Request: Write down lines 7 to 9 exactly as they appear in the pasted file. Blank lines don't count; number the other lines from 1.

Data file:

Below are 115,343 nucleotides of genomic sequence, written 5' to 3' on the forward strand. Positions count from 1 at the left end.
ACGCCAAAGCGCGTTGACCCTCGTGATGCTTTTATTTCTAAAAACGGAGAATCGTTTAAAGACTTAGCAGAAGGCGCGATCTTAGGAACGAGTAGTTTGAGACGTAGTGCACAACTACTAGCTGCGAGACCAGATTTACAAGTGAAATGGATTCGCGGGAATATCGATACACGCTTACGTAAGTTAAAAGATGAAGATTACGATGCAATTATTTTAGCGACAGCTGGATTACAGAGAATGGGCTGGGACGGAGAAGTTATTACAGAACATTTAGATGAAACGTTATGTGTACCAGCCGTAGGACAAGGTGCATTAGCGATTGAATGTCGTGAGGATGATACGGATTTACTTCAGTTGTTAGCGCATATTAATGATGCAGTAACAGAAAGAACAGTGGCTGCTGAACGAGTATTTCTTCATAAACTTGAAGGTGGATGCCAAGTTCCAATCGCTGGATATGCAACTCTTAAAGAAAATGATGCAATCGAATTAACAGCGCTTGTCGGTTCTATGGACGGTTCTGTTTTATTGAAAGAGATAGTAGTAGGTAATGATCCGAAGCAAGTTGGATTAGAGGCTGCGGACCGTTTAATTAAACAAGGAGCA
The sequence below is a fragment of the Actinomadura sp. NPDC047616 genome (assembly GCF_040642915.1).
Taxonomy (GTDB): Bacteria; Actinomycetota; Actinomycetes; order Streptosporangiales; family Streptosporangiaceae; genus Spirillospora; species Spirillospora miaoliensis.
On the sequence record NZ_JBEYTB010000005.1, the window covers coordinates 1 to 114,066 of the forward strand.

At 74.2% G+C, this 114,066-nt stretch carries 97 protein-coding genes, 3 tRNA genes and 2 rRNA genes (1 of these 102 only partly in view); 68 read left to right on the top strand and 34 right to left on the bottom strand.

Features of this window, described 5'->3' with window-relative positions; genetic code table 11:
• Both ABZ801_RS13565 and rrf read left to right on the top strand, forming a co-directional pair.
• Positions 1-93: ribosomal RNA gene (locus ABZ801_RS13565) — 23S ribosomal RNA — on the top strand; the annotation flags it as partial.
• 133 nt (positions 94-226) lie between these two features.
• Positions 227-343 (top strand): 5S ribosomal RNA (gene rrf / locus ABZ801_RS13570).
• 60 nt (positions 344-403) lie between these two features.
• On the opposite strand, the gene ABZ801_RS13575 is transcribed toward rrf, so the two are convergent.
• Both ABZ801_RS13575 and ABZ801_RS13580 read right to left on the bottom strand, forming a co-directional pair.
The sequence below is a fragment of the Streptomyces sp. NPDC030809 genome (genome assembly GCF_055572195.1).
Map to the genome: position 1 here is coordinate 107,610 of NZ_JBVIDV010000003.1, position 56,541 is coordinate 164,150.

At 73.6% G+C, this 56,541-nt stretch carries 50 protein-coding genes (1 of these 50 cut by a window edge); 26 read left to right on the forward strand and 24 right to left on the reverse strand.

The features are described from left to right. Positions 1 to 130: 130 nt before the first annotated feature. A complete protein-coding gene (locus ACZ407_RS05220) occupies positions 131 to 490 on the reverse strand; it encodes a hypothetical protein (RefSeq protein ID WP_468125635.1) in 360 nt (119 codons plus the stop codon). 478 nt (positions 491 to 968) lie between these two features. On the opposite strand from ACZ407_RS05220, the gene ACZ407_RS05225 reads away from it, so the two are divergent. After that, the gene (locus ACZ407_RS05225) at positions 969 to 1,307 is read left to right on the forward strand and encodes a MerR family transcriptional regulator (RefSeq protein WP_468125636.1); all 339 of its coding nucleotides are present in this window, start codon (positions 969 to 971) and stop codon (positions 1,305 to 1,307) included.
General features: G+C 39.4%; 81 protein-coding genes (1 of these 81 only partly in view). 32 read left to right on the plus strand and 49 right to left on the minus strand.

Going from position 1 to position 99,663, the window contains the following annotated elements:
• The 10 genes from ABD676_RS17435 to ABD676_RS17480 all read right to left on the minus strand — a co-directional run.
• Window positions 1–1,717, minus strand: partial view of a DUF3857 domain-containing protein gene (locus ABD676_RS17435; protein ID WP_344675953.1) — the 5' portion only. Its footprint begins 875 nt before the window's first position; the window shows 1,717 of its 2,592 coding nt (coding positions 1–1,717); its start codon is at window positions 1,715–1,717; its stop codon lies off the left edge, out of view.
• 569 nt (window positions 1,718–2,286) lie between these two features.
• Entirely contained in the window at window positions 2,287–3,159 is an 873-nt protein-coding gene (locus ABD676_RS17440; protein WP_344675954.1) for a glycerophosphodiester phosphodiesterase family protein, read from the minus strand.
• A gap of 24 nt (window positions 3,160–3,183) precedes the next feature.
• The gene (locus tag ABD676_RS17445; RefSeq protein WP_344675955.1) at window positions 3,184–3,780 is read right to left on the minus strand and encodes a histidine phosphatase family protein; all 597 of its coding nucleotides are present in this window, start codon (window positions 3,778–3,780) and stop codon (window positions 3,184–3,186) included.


Features of this window, described 5'->3' with window-relative positions; genetic code table 11:
• Both ABZ801_RS13565 and rrf read left to right on the top strand, forming a co-directional pair.
• Positions 1-93: ribosomal RNA gene (locus ABZ801_RS13565) — 23S ribosomal RNA — on the top strand; the annotation flags it as partial.